Eric Constantineau

In a rare public rebuke of American prosecutors’ request on accessing a person’s e-mail, a federal magistrate judge in the District of Columbia has denied a government warrant request to search an unnamed user’s e-mail address, citing the request as being over broad.
The case appears to offer very little by way of public details for the time being.

According to the March 7, 2014 court opinion and order (PDF), the case involves alleged corruption and conspiracy by a defense contractor, and “for purposes of this opinion, the details of the investigation—which remain under seal on the Court’s docket—are irrelevant.”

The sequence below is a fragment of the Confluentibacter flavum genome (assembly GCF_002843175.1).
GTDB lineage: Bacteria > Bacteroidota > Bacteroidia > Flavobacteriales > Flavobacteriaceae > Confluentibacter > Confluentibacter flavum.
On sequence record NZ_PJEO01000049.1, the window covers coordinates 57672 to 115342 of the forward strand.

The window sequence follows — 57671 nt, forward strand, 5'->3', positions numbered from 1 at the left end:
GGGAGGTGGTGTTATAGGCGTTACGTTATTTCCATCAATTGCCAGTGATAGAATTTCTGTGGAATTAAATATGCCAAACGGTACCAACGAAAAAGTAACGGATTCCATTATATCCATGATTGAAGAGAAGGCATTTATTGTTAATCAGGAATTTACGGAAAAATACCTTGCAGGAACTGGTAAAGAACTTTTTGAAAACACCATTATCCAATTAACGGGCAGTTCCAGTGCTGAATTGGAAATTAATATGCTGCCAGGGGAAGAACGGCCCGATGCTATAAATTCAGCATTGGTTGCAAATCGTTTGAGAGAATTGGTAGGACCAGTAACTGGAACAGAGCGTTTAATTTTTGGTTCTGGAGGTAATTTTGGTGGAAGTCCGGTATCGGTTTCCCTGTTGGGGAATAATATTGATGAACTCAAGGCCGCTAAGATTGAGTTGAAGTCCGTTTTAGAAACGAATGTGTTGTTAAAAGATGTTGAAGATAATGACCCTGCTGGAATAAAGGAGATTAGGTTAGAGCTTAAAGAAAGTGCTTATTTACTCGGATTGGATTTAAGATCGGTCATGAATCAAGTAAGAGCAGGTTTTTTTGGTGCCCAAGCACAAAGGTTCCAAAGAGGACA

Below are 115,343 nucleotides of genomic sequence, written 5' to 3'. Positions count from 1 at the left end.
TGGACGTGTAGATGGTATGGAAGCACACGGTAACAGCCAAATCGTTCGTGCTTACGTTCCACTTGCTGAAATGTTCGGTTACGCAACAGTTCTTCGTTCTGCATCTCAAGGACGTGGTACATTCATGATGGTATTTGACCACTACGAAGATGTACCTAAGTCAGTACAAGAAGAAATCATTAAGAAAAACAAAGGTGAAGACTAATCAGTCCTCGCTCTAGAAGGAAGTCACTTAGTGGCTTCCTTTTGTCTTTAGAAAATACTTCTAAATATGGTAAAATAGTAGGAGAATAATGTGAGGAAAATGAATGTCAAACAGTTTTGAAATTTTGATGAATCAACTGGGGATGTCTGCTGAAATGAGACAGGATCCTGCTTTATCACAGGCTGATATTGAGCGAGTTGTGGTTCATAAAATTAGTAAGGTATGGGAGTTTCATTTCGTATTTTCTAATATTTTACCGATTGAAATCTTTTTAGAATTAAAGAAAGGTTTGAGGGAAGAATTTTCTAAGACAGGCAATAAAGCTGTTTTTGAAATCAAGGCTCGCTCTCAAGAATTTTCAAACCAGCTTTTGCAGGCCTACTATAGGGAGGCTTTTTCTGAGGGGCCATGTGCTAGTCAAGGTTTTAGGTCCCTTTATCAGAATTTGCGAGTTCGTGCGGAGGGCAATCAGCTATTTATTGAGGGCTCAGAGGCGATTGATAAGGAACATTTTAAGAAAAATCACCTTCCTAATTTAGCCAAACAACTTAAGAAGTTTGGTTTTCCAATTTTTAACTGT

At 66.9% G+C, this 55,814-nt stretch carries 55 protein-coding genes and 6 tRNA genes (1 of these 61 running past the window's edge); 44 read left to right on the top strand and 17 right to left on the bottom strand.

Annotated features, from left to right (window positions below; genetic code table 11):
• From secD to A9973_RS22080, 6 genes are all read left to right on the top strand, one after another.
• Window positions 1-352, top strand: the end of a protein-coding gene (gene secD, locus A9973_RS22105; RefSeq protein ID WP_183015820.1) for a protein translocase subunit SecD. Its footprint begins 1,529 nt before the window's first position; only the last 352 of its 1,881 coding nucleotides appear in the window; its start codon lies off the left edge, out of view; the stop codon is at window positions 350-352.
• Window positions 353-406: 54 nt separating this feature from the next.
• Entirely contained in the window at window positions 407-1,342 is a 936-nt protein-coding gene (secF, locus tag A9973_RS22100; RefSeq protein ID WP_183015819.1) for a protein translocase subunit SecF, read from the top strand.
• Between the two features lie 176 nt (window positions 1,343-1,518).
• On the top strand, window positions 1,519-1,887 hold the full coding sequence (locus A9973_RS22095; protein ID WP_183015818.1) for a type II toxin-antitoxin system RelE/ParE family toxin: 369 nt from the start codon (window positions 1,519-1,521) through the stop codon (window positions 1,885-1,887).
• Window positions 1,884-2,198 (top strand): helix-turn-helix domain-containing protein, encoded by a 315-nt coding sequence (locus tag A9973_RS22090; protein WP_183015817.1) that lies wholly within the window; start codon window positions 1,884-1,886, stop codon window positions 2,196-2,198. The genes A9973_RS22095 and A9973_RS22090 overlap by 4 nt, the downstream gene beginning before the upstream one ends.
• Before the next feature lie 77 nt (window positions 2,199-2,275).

Citing a key 2010 appellate ruling establishing a warrant requirement (at least in one United States federal judicial district), Judge John Facciola observed, “[T]he government continues to submit overly broad warrants and makes no effort to balance the law enforcement interests against the obvious expectation of privacy e-mail account holders have in their communications.”

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